- X-Men: Apocalypse: The song selection leaves no doubt that the story is set in The '80s. Metallica's "Four Horsemen" plays when Archangel is "born," and the Eurythmics' most famous song, "Sweet Dreams (Are Made of This)," is heard during Quicksilver's rescue of Xavier's students. Both were released in 1983. An Egyptian cover of A Flock of Seagulls' "I Ran (So Far Away)," a smash hit in 1982, is blaring from a boombox at the Cairo market. Men Without Hats' "The Safety Dance," another classic from that year, accompanies the deleted mall scene.
- The Big Chill and it's use of Motown Records to the point of making oldies cool again.
- Everybody Wants Some!! is meant to be a Spiritual Successor to Dazed And Confused but set in 1980, so fittingly it has a similar mix of iconic late seventies to early eighties hits and less-remembered songs from the era. At one point, the character Willoughby dismisses Van Halen, who were very popular at the time, then puts on "Fearless" by Pink Floyd, a song that was never a single and was released in 1971. This turns out to be foreshadowing: Willoughby later gets kicked out of school because he faked his transcripts and is secretly a decade older than the rest of the main characters; the song was probably new the first time he went to college.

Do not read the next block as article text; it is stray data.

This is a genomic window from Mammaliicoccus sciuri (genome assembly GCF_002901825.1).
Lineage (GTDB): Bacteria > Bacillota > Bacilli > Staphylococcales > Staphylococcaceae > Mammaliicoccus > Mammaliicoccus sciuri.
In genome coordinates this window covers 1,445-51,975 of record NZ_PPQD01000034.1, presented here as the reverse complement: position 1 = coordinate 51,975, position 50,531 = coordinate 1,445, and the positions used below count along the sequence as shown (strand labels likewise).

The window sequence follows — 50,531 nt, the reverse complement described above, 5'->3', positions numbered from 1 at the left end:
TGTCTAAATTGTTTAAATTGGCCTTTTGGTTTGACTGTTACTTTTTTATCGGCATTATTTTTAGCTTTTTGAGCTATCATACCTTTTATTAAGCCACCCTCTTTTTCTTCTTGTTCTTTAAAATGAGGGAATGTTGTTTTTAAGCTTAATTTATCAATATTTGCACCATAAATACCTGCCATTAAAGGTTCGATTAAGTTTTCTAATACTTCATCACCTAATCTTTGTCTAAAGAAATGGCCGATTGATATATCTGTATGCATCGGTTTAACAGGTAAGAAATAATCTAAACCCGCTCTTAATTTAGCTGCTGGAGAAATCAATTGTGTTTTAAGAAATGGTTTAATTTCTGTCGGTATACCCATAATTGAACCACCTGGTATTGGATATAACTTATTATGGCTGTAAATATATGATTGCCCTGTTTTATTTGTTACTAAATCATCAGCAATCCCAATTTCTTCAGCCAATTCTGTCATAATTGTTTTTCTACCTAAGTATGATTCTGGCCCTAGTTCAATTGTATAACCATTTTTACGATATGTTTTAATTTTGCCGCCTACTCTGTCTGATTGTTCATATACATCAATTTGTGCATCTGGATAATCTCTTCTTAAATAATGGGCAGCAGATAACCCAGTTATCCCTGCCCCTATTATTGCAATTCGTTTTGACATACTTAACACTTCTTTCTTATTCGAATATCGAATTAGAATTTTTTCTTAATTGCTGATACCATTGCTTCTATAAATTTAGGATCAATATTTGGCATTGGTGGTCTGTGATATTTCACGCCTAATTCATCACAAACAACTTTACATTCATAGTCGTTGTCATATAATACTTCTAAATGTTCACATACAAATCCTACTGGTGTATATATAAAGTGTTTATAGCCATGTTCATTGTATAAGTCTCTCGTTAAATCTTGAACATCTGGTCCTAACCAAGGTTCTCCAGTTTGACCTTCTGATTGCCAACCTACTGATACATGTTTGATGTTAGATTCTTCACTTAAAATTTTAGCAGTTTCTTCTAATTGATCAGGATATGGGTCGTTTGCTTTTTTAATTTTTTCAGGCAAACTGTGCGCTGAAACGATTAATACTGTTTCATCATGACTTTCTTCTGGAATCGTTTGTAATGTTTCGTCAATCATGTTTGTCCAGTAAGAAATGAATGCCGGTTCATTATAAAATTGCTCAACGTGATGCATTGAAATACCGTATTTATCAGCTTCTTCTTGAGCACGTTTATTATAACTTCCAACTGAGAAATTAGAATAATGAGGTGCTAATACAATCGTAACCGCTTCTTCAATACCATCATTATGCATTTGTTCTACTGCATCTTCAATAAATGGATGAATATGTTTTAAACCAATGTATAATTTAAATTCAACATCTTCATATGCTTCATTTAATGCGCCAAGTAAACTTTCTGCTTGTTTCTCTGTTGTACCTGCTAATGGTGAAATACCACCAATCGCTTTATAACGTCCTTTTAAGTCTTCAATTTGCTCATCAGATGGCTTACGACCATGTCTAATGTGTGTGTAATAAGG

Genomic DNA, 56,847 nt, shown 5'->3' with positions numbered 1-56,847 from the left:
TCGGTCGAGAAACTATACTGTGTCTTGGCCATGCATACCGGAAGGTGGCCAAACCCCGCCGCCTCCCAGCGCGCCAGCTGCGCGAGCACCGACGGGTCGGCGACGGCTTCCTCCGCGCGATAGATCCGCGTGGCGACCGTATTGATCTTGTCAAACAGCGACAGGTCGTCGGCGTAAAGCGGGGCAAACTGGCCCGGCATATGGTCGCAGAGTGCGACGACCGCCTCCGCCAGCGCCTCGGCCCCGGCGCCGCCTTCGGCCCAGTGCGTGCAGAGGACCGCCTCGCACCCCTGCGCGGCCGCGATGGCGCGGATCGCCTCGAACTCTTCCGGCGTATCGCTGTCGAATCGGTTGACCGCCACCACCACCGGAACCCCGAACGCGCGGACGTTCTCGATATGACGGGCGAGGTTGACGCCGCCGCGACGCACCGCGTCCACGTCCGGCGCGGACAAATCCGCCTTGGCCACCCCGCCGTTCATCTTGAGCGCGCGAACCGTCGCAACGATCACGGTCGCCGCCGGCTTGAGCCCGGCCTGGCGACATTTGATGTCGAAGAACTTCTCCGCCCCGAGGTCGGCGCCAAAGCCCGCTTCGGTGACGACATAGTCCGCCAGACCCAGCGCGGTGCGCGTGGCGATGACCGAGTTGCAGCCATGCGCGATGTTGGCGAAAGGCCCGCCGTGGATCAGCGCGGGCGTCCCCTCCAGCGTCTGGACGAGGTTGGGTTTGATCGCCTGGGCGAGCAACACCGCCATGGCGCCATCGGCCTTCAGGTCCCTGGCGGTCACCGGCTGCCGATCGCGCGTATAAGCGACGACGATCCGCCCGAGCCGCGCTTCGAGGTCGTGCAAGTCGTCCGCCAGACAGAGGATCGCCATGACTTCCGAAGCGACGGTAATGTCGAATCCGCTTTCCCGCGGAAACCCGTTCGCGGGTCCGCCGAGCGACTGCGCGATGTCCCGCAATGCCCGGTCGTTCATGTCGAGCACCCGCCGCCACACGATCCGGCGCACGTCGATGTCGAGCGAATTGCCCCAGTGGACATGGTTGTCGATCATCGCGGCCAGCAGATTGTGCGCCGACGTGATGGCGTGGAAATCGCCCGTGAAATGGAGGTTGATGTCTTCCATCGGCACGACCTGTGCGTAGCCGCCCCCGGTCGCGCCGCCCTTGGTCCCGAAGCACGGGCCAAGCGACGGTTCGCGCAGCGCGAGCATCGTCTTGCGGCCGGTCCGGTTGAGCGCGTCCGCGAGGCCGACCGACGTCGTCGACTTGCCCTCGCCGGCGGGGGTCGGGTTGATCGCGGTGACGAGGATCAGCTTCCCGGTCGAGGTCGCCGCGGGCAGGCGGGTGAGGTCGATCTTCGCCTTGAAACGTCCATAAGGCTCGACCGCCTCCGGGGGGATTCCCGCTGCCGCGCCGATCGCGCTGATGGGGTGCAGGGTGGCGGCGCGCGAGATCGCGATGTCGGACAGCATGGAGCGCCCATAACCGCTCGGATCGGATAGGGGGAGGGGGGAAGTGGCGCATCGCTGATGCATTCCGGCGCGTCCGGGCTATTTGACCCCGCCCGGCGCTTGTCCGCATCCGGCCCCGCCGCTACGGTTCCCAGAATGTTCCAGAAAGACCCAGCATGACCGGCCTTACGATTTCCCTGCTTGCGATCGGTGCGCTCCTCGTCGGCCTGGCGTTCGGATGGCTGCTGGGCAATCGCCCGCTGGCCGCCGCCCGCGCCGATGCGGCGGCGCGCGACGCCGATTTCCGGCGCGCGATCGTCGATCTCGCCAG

- Guardians of the Galaxy has main character Peter Quill listen to the Awesome Mix Vol. 1, a mixtape of his mother's favorite songs from the 70s. Because it's a greatest hits mixtape, of course, it plays this trope hard, with songs such as "Escape (The Pina Colada Song)", "Ain't No Mountain High Enough", "I Want You Back", and "Spirit in the Sky". (There are, of course, lesser known songs like "Hooked on a Feeling", "Ooh Child", and "Come and Get Your Love".) The sequel averts this trope a little harder.
Live Action TV
- The NBC miniseries The 60's and it's sequel The 70's are this trope
- Nearly everyone in Life On Mars listens to The Who, Led Zeppelin, Cream and Lou Reed. Never Chicory Tip, The Osmonds, Lieutenant Pigeon or Gilbert O'Sullivan. For those who don't understand, the latter bands all had #1 hits in the '70s... but don't get airplay today outside of syndicated reruns of American Top 40.
- Except Gene Hunt, who hates most contemporary pop music, but admits to having easy-listening balladeer Roger Whittaker as a Guilty Pleasure. (Whittaker being the sort of artist who everybody under a certain age probably likes to forget was popular at the time, being somewhat less than "cool".) One of Whittaker's songs is heard closing the episode in question.